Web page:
‘Collective West is living in fantasy land,’ Russian Foreign Ministry spokeswoman tells RT amid new wave of anti-Moscow hysteria
Western countries are living in a grim “fantasy land” they’ve created through years of anti-Russian propaganda, the outspoken Maria Zakharova told RT DE, with any initiative by Moscow – even on Covid-19 – becoming politicised.
Such behavior on the West’s part is hardly surprising, the Russian Foreign Ministry spokeswoman explained to Thomas Fasbender in an exclusive interview, given the efforts that Western counties have put into painting Moscow as an “aggressor” over the years.
The consistently cold relations between the West and Russia have been heightened by a series of major scandals recently, she outlined, despite these being based on imaginary grounds. For instance, military drills in Russia’s southeast have prompted hysteria in multiple NATO countries and a fresh wave of doomsday predictions regarding an impending war between Russia and Ukraine – which, again, did not happen.
“It seems to me that our Western partners have let their imaginations run wild. They seem to be seeing things when there’s nothing there, and not seeing the obvious. It’s an amazing thing, really, to be able to live in fantasy land,” she said.
If you spend years communicating an idea to your own people and to the world at large, using mass media, issuing reports and making alarmist publications that depict Russia as a warmonger nation that’s about to strike – then, sure, even run-of-the-mill military drills would get people scared out of their senses.
The years-long Western campaign to paint Russia as an “aggressor” state has also affected the global response to the coronavirus pandemic, Zakharova believes. Instead of cooperating with Russia and buying its Covid-19 Sputnik V vaccine, the first in the world to be registered, too much effort has been put into trying to deny its very existence and otherwise tarnish its reputation.Also on rt.com Lack of real leadership: Covid-19 exposed ‘massive problems’ in the EU & the West, Russia’s FM spokeswoman tells RT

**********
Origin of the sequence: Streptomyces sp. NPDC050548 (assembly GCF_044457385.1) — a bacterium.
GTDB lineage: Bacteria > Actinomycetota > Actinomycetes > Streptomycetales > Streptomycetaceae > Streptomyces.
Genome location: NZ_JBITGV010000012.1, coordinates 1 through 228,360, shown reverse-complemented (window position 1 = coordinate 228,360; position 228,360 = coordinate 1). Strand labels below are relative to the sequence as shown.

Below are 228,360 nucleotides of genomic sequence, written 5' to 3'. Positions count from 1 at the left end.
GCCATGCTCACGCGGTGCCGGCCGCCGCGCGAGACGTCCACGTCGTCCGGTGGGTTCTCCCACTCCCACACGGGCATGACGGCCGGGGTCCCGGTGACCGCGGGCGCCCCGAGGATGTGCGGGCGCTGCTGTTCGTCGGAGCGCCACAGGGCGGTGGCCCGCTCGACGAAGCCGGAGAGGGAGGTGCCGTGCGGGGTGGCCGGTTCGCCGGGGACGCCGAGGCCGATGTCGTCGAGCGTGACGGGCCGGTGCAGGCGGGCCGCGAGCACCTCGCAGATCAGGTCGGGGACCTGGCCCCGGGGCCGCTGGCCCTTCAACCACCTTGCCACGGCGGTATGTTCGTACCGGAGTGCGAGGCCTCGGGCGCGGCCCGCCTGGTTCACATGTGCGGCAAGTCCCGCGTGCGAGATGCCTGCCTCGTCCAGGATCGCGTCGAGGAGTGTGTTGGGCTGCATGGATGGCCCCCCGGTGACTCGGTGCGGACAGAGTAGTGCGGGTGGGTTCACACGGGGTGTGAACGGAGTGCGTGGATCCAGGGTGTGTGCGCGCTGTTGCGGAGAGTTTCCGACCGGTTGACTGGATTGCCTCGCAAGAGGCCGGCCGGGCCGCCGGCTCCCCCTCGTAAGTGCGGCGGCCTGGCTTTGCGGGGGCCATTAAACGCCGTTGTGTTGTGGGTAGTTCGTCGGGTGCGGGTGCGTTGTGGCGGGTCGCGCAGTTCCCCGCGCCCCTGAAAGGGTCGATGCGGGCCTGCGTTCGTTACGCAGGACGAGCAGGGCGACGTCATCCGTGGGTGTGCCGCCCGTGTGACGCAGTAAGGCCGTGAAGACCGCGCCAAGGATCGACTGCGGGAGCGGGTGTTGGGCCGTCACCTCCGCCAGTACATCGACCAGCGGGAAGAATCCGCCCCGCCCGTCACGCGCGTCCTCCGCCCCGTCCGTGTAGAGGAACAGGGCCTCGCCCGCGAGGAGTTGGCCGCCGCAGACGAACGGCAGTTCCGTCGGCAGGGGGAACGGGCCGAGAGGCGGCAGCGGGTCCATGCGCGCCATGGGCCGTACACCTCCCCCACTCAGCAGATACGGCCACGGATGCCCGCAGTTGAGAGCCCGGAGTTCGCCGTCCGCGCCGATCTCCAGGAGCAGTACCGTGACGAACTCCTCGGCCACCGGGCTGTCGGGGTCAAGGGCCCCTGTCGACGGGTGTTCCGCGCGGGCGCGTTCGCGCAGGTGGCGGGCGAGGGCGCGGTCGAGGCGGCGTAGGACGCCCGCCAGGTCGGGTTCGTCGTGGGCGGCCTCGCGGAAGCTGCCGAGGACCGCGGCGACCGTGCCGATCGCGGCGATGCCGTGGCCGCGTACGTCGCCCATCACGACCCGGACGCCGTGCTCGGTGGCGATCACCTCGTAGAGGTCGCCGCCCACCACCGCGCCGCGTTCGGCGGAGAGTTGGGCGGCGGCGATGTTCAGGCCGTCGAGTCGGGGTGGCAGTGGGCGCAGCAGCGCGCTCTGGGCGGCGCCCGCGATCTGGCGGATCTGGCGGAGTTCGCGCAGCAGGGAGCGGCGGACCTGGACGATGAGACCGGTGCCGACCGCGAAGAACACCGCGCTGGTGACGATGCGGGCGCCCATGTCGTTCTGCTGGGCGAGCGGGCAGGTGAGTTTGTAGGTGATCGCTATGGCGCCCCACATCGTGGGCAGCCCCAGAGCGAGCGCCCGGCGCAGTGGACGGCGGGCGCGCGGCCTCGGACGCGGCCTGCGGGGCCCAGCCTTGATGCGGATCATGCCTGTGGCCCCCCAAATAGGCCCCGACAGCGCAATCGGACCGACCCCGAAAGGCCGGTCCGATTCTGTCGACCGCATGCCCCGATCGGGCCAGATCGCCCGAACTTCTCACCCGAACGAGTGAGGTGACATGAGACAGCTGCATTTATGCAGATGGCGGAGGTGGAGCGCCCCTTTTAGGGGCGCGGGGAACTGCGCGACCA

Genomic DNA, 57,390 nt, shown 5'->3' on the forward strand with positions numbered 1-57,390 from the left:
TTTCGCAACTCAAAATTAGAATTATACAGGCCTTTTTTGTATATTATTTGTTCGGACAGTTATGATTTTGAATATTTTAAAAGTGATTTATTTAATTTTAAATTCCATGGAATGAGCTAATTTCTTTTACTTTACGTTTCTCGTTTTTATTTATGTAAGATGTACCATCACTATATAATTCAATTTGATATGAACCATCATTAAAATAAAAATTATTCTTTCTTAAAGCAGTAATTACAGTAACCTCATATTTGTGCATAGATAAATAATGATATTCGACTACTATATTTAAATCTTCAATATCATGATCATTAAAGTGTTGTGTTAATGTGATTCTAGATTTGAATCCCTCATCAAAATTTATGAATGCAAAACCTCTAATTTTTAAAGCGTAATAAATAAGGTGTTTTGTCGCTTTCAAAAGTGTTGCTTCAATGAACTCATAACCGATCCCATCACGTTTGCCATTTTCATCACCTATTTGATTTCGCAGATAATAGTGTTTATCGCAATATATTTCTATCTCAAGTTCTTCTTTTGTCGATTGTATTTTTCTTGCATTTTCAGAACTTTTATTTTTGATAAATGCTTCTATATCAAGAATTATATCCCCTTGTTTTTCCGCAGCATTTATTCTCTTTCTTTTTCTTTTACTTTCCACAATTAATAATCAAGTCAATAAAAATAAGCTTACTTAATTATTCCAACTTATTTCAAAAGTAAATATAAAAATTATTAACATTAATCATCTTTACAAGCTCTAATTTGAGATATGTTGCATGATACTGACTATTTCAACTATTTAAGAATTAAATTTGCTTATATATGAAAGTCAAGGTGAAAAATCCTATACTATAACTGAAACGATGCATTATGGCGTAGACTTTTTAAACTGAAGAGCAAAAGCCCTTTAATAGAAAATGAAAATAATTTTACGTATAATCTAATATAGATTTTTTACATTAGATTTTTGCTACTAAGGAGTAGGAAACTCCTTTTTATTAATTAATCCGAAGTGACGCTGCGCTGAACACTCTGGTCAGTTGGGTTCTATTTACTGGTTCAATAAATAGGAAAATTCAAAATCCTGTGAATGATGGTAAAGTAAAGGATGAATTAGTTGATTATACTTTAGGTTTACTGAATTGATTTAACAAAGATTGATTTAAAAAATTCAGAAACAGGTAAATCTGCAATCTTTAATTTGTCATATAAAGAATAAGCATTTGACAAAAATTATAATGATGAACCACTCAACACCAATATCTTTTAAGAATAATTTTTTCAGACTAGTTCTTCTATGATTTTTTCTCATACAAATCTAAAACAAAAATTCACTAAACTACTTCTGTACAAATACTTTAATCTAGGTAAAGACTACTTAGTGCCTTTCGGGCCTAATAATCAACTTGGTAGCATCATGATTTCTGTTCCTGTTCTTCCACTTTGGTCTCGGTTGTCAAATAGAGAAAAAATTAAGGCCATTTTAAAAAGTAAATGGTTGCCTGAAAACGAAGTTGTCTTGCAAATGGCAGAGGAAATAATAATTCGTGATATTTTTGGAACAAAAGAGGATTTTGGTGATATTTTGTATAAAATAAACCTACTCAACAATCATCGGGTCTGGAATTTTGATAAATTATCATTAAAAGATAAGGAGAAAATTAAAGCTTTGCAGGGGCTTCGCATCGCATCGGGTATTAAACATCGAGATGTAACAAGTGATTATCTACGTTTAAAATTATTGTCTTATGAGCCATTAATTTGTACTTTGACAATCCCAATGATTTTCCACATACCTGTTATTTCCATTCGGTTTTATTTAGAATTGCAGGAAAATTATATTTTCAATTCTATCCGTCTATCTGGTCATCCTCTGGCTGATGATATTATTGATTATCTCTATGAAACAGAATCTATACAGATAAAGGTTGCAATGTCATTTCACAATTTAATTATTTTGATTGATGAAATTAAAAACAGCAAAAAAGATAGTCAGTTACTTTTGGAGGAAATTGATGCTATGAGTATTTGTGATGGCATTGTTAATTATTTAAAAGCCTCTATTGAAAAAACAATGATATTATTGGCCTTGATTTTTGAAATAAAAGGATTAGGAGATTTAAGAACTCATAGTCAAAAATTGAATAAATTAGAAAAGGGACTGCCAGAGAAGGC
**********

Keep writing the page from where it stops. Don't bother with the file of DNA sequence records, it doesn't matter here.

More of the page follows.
“There was a major campaign against our vaccine, against what we had to offer the world. We handled it. Unfortunately, many countries, including EU states, wasted time,” Zakharova said. “Many states received this vaccine, some on a trial basis. Many of them began to buy it right away. Unfortunately, the EU is punishing itself again, just as Prague did with our diplomats.”
The ongoing coronavirus crisis has “highlighted massive problems in the EU and the West as a whole,” as they had all the resources to lead the global fight against the disease, but failed to do so.
And it turns out that leaders who call themselves leaders of the world aren’t really leaders. They are just chest-puffers.
A similar lack of ability to act as an independent entity has been demonstrated during another ongoing scandal – the spy affair launched by Prague. The Czech Republic has accused Russian military intelligence of blowing up its ammunition depot back in 2014. While no solid proof of Russia’s alleged involvement has been presented, Prague launched a diplomatic broadside, opting to expel Russian diplomats.Also on rt.com 2014 arms depot explosions in Vrbetice are ‘acts of state terrorism’ by Russian agents against Czech Republic, declares Senate
“They got what they wanted. I would even say that they got what they couldn’t dream about. I think that when Prague started this reckless game, it didn’t bother to calculate the consequences,” Zakharova said, adding that it was unlikely that the Czech Republic decided to trigger the bitter spat on its own.
They didn’t realize what they were signing up for, what their Western supervisors were dragging them into. And when they realized what was happening, it was too late, and they were probably not allowed to take a step back.
An unexpectedly strong reaction by Moscow, which did not use its usual mirror approach this time, caught the Czechs by surprise. “That’s why we are seeing such absurd actions and contradictory statements. They kept saying different things about the explosions and accusations against Russia. There were a lot of mixed messages, a cacophony of voices, so to speak,” Zakharova added.
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